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A company can use workers provided through an employee leasing company or professional employer organization (PEO) to save money on benefits such as health and life insurance, as well as administrative costs.
On the other hand, a traditional temporary staffing service generally supplies workers on a short-term basis. After completion of the work, the leased employees return to the staffing service for reassignment. The workers are considered to be employees of the staffing service.
Here's How it Works
An employee leasing firm hires people for your company and pays all the related costs for them. You then pay the leasing firm those costs, plus an additional fee to cover the administrative overhead.
If you already have a staff, many of these firms will hire the employees as their own. Your company then leases them back from the company to essentially perform the same duties as before. In some cases, leasing firms allow small companies to provide better benefits and services.
But what if the company that has been leasing employees fails to meet its financial obligations? Which entity is responsible for the payroll taxes for the employees - the leasing company or the company that leases the employees?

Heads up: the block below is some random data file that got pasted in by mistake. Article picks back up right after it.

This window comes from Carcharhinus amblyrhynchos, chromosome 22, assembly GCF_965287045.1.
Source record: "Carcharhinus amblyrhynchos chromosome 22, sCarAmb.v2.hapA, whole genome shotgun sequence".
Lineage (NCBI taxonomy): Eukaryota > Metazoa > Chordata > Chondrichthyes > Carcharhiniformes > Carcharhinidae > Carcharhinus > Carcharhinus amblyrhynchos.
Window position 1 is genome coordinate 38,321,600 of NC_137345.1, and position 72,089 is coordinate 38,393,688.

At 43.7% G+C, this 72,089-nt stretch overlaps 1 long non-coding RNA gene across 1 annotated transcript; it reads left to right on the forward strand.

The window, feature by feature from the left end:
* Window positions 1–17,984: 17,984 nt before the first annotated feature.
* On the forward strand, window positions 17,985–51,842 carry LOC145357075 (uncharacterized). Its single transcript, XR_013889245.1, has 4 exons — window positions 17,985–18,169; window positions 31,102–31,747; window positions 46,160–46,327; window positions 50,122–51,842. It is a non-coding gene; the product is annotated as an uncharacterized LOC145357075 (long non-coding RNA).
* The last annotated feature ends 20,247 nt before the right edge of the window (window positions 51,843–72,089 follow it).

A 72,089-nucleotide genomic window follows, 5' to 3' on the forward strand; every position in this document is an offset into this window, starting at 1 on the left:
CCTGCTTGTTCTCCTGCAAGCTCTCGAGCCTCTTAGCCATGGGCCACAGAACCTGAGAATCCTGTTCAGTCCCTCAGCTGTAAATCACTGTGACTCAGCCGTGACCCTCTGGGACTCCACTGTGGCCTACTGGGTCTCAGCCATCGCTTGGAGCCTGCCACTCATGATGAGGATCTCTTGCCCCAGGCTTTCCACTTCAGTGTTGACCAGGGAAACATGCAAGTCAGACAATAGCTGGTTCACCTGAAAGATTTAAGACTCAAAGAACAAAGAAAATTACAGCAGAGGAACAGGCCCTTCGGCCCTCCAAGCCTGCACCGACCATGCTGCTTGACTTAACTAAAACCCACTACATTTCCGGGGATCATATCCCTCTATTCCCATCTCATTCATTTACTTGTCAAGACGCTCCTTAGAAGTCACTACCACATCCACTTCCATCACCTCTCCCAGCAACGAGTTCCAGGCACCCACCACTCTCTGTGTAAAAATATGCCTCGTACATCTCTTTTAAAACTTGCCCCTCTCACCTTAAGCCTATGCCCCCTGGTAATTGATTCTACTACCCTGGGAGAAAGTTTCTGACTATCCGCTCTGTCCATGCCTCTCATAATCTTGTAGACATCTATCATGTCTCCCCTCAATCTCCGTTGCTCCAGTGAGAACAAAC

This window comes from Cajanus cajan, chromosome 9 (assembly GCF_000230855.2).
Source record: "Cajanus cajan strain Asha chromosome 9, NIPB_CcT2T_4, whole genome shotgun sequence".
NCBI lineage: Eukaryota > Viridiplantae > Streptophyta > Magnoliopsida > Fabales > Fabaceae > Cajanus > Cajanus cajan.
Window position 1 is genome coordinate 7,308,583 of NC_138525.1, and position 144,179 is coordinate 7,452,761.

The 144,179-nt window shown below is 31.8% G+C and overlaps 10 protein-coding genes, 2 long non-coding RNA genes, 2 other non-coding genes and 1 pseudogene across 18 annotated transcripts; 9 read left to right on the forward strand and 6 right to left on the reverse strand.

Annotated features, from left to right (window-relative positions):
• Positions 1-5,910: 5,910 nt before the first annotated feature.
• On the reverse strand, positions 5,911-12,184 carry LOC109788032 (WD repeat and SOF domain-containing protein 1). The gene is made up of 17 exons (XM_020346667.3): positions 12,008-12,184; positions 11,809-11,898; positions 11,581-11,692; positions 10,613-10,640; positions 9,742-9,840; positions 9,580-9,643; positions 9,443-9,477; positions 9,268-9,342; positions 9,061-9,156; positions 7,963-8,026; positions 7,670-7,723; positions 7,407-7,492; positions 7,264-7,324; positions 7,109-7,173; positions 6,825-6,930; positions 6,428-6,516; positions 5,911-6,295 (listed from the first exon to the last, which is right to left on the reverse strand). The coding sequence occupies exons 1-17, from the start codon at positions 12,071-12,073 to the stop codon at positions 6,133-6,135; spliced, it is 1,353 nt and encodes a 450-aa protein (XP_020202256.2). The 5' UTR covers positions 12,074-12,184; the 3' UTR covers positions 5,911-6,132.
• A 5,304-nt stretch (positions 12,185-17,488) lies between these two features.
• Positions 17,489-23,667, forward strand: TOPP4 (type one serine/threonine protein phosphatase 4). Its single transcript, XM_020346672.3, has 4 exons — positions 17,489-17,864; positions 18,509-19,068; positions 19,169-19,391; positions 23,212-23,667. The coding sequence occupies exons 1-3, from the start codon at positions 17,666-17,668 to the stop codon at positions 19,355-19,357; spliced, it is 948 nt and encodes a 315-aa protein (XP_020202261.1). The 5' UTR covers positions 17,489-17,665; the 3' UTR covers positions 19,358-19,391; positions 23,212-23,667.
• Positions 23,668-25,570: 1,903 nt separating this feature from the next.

One case helps clarify the situation. In the case, Total Employment Company (TEC), an employee leasing company, paid wages and offered benefits for the employees used by American Enterprise Solutions, Inc. (AESI). After the employer fell behind on its payments, TEC advanced payroll on behalf of the client. However, it failed to pay federal employment taxes. The leasing company continued to advance payroll until the contract with AESI was terminated.
The Internal Revenue Service determined unpaid payroll taxes for the leased employees and assessed the tax against TEC, the leasing company. Eventually, the District Court of Florida, overturning a bankruptcy court decision, held that the leasing company controlled the payment of wages to employees.
The court stressed that the entity controlling payment of the wages is in the best position to make the proper accounting and payment of federal payroll taxes. Therefore, joint payroll tax liability is warranted, even though employee leasing companies technically may not be the common law employers of leased workers.
Bottom line: Both the taxpayer and the client were responsible for withholding on leased employee income and for the collection and payment of payroll taxes. However, the District Court also noted that AESI had the ultimate responsibility for the taxes and would be liable to the employee leasing company. (Total Employment Co. Inc., DC-FL., 2/12/04).
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